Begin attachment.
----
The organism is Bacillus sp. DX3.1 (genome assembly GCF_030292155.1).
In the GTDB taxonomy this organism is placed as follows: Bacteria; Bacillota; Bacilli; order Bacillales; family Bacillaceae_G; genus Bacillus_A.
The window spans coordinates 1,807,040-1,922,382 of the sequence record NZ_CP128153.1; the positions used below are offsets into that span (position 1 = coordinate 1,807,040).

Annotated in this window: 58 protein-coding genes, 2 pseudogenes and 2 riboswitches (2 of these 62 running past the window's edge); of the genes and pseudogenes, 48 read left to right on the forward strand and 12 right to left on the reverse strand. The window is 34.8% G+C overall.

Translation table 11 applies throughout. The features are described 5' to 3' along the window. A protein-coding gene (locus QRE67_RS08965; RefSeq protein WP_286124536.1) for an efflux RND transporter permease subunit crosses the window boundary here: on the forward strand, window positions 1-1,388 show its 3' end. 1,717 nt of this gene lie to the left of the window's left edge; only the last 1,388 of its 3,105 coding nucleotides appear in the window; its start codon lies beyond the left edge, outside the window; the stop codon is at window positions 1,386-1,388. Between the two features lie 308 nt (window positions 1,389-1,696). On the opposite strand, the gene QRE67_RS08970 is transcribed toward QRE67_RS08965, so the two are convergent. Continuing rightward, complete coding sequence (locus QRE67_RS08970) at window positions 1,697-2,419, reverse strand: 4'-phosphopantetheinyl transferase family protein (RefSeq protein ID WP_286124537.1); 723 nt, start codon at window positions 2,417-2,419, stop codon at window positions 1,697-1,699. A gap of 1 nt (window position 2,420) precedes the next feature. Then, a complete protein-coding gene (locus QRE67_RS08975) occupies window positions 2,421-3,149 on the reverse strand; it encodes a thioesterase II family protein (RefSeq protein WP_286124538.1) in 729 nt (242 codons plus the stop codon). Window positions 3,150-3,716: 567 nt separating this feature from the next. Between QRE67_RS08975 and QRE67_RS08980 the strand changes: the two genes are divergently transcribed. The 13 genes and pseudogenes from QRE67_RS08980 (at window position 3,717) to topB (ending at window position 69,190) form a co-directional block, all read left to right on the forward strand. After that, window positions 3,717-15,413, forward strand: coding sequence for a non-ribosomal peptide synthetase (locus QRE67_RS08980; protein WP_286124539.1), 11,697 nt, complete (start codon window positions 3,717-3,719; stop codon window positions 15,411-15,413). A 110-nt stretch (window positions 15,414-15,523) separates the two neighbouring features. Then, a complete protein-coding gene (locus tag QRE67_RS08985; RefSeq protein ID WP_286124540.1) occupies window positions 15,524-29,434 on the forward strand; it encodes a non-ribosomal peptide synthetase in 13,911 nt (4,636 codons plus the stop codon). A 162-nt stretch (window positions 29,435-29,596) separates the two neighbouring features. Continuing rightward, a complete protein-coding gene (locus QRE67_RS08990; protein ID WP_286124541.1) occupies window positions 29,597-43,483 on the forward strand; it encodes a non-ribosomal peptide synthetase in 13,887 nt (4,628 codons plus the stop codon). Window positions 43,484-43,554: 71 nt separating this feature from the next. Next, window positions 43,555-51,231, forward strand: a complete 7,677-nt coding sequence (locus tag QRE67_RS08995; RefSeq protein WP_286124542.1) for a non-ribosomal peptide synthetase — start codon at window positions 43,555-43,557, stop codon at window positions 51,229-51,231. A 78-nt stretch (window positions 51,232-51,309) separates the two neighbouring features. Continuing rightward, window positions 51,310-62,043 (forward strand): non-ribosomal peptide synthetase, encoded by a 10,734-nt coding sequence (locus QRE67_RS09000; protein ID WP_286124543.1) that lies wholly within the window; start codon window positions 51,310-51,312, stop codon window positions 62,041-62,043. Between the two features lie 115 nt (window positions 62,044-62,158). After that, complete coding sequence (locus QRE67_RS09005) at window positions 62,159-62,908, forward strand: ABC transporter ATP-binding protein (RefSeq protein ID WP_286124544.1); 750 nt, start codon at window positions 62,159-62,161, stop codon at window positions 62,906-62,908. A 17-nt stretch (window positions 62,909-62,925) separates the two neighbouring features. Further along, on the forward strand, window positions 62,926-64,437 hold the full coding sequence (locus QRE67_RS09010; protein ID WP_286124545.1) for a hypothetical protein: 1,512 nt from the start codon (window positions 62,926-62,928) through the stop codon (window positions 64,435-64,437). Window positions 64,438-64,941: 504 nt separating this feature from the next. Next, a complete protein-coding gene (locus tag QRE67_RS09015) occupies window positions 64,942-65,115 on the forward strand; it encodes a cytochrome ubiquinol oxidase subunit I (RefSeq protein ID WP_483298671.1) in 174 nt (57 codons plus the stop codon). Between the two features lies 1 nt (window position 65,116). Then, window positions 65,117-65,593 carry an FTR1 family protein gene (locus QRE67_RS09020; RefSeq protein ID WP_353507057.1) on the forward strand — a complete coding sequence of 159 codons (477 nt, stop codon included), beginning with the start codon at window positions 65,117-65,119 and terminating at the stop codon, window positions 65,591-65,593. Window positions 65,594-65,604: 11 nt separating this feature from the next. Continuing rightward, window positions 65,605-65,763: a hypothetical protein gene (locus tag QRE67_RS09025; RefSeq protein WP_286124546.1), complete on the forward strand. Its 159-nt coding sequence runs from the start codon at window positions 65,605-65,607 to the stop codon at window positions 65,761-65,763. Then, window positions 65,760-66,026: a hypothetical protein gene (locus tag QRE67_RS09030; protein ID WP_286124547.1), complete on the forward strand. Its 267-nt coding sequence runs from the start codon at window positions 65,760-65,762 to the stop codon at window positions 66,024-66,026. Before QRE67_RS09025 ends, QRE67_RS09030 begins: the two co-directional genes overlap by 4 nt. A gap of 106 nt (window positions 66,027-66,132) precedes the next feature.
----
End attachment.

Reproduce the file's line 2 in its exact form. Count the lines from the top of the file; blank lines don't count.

In the GTDB taxonomy this organism is placed as follows: Bacteria; Bacillota; Bacilli; order Bacillales; family Bacillaceae_G; genus Bacillus_A.